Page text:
ATTENTION: Novel Coronavirus (COVID-19)
Navigation

November/December 2019 - Workplace Christmas Parties

Introduction

Many people feel that a workplace Christmas party is an excellent way to encourage staff bonding among those who may not usually interact. Eventbrite surveyed over 1000 employers and employees in 2017 and found that eighty-five percent of employers believe that Christmas parties have a positive impact on staff morale and keep the team motivated (Eventbrite, 2017). Similarly, workplace friendships are shown to be great for improving organisational outcomes like efficiency and performance (Berman et al., 2002; Song, 2006). However, workplace friendships also contribute to a larger project of social and personal wellbeing (Rumens, 2016; Pedersen et al. 2012; Andrew & Montague, 1998).

Despite this, workplace Christmas parties are notorious for encouraging bad behaviour and have the potential to damage future working relationships. Pre-Christmas celebrations often involve alcoholic beverages. As such, something which may usually seem out of place in the office environment may become commonplace and acceptable. The accompanying behaviour, brought about through a combination of alcohol and excited, end-of-year spirits, can lead to a breakdown in workplace relationships (Erikkson et al. 2008).

Another pervasive idea behind the work Christmas event is that it represents a celebration and recognition by employers of the hard work of their employees. It is thought that this reward will, in turn, encourage greater workplace engagement in the future. However, studies have found little correlation between workplace engagement and workplace rewards (Kulikowski & Sedlak, 2017).

Previous research finds that...

  • A 2017 survey conducted by Eventbrite found that, on average, Australian workplace spend $9722 on their work Christmas party. Four percent of Australian businesses will spend more than $100,000 on their Christmas party (Eventbrite, 2017).
  • The same survey found that thirty-five percent of employees would be attending a Christmas party, twenty-seven a lunch, twenty percent a cocktail party, twenty-six percent a sit-down dinner and seven percent an activity or experiential party (Eventbrite, 2017).
  • Eventbrite found that forty-eight percent of Australian employers will invite employees partners to the pre-Christmas gathering, while thirty-six percent will invite their customers (2017).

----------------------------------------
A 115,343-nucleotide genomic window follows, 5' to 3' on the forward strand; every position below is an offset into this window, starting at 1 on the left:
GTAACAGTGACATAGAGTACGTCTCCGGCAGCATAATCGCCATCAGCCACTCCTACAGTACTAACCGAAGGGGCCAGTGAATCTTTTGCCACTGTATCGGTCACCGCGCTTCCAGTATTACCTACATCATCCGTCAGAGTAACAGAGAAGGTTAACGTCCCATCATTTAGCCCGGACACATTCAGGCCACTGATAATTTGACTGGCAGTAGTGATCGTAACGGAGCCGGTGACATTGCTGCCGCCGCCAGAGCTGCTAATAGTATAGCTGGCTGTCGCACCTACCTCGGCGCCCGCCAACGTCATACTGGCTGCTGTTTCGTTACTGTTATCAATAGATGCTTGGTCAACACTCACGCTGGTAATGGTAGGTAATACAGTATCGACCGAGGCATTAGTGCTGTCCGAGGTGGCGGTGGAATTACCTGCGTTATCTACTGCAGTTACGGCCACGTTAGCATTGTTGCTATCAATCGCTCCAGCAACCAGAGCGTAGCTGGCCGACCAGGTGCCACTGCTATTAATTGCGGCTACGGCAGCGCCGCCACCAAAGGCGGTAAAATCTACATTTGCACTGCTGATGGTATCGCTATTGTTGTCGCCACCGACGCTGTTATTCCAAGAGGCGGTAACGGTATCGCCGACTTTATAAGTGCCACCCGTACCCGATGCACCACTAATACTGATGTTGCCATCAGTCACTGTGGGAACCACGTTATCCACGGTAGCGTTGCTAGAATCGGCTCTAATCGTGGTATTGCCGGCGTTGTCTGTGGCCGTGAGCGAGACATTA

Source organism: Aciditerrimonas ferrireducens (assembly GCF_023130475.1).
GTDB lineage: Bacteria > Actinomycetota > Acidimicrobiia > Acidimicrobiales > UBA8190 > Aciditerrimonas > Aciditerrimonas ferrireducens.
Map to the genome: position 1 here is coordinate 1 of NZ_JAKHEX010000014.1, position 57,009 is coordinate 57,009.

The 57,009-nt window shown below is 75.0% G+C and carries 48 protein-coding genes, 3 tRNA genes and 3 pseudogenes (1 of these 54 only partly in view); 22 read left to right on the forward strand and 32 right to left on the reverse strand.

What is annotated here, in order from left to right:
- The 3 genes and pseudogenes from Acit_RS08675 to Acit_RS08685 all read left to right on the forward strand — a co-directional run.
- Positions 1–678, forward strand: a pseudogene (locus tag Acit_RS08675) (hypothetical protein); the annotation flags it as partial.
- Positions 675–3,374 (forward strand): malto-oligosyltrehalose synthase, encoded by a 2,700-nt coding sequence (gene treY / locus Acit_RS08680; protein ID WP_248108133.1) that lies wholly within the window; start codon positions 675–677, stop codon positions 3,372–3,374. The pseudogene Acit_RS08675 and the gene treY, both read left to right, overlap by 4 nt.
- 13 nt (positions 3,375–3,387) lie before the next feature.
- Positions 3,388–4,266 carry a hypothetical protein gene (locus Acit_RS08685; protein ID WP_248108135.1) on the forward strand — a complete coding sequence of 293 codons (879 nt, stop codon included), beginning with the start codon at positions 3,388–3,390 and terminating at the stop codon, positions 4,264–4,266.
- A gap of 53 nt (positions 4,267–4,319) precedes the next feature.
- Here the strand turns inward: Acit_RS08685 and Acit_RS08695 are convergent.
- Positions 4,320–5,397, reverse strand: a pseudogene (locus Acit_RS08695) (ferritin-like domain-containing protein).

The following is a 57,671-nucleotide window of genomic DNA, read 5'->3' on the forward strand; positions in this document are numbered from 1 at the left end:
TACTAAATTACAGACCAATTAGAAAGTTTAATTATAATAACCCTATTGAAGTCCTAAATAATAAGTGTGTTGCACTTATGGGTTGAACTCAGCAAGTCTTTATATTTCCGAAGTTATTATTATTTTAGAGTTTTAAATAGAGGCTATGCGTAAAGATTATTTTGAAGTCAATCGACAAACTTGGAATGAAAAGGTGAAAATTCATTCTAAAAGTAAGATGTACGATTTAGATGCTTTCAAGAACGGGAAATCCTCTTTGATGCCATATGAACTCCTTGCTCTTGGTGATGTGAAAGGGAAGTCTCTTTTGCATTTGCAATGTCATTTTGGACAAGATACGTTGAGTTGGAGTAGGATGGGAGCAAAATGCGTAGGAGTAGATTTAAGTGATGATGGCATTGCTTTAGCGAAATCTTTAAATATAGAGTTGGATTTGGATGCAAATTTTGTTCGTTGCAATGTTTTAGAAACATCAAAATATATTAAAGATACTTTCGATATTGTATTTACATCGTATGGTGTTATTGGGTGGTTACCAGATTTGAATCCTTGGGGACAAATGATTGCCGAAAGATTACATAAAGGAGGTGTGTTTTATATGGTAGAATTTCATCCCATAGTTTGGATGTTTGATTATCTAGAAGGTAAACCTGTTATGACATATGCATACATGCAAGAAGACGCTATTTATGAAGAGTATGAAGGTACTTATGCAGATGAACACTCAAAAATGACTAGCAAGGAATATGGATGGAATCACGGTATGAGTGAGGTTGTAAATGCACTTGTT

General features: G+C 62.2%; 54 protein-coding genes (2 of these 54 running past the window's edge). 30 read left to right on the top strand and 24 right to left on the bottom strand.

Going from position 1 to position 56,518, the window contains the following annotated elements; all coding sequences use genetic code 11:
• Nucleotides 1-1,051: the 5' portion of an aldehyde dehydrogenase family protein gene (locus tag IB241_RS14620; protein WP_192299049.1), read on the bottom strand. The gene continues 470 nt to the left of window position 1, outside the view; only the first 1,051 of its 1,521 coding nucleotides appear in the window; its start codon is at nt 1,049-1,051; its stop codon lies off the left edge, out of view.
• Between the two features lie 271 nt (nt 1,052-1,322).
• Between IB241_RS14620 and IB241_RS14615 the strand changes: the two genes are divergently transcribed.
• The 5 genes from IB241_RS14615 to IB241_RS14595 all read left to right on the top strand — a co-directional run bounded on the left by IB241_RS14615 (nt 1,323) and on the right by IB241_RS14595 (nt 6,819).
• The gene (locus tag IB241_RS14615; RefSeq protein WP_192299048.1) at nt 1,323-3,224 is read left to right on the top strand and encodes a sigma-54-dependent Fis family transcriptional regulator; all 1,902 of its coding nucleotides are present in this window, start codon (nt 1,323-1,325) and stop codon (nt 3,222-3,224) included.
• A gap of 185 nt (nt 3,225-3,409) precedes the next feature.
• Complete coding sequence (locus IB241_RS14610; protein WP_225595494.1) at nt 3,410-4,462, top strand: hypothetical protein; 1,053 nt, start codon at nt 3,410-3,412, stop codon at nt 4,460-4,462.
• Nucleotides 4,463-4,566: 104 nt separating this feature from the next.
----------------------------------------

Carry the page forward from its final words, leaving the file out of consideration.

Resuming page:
• A survey conducted by the Tourism and Transport Forum Australia found that 70% of respondents thought the boss should cover the cost of the work Christmas party (TTF 2015). Among those, twenty-two percent also thought the boss should also be covering the transport home for the attendees.
  • A survey conducted by InstantPrint, a UK company, found that those who work in Human Resources departments spend most on their Christmas party outfits - £181.61 (or 349.68 AUD). Additionally, they found that fifty-one percent of Human Resources employees were nervous about attending work the day following the party (InstantPrint 2017).

These findings suggest that workplace Christmas parties can be a positive influence on workplace comradery and morale, while others feel that these celebrations can put a strain on employee’s budgets and working relationships.

Relationships Australia conducted a survey this festive season to understand how our website users view pre-Christmas get-togethers and to understand more about how they affect our working relationships.

Results

 

748 people responded to the Relationships Australia November-December 2019 survey. Seventy-one percent of respondents were women, twenty-six percent were men and three percent did not state their gender or chose ‘other’ (figure 1). As for previous surveys, the demographic profile of survey respondents is consistent with our experience of the groups of people that would be accessing the Relationships Australia website.
Figure 2 illustrates that fifty-nine percent of the respondents will be attending/or have attended a work-related Christmas party this year. A further thirty-five percent said they would not attend and six percent were not sure at the time they completed the survey.
We found that for the majority (39%) of respondents attending a work Christmas party this year, it would be their bosses shout (figure 3). A further seventeen percent would be paying for the party themselves, while the other twelve percent were sharing the costs with their employers.
Despite a widespread belief that a Christmas party is an excellent way to reward employees for their hard work throughout the year, forty percent of respondents felt a bonus was the best reward (figure 4). Twenty-two percent felt that a Christmas party paid for in full by their employer was the best reward. This was especially popular among respondents who are footing the bill for this year’s Christmas party (22%).
Another common conception is that work-place Christmas parties encourage mingling among staff who may not usually meet. Figure 5 illustrates that a fraction of a majority (42%) support this assumption and will try to socialise with as many colleagues as possible. Forty-one percent will mostly socialise with people they are already friends with or work closely with. Eleven percent will take the opportunity to expand their social horizons and try to meet colleagues that they have had little to do with previously. Finally, seven percent, while still planning on attending the party, do not enjoy socialising with their colleagues, friends or foes.